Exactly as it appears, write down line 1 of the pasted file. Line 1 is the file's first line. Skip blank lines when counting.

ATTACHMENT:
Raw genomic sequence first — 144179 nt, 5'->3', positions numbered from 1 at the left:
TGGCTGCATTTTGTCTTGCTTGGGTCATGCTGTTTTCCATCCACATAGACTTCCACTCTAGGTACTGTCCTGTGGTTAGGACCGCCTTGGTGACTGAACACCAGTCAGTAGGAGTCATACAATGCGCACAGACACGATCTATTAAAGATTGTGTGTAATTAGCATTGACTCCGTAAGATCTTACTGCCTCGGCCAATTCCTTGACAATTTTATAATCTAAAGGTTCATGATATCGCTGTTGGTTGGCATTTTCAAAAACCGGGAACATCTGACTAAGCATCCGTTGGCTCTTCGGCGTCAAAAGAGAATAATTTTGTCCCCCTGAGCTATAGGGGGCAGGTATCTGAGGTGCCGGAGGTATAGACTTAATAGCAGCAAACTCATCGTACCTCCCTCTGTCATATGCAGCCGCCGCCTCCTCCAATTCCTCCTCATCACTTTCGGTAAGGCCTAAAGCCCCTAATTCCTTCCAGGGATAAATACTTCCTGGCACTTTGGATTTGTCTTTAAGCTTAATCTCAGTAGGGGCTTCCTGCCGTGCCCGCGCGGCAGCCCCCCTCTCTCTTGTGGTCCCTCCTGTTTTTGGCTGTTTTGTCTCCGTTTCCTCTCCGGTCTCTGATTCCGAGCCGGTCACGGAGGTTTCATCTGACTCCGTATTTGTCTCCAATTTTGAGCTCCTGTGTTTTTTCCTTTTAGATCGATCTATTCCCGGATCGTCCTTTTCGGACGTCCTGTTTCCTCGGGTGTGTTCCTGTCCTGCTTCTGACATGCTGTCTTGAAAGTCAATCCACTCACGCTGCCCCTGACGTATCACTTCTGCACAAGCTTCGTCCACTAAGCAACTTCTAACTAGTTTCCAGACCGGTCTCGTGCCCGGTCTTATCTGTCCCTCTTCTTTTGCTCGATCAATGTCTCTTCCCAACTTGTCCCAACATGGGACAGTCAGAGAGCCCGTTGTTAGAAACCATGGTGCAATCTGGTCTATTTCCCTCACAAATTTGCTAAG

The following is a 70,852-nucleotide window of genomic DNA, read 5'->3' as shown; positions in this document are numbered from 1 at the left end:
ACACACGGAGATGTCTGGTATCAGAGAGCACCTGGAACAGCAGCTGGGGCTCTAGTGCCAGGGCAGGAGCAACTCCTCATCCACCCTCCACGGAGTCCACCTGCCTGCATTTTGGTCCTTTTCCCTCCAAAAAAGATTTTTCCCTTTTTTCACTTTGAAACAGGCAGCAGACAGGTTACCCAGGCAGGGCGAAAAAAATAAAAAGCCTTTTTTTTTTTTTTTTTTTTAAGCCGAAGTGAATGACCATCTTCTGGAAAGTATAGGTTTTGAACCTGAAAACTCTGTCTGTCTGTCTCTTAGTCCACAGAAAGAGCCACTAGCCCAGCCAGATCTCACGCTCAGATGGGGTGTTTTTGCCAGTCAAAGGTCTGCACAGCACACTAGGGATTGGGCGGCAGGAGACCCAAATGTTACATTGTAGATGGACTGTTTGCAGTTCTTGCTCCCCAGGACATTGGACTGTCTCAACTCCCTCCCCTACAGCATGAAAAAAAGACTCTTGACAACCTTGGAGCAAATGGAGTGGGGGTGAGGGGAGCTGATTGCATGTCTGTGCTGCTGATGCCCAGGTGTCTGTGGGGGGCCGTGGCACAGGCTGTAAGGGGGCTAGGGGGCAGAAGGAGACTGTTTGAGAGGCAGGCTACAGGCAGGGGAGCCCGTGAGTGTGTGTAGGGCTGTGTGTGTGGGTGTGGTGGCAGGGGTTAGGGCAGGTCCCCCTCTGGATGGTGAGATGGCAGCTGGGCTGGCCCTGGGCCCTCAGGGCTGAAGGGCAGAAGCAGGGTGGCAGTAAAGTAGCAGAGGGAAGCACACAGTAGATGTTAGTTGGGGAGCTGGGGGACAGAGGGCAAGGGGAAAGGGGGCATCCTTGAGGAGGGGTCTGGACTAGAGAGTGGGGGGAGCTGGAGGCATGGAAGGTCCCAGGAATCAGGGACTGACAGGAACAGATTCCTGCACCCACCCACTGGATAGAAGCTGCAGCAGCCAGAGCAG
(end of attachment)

Raw genomic sequence first — 144179 nt, 5'->3', positions numbered from 1 at the left: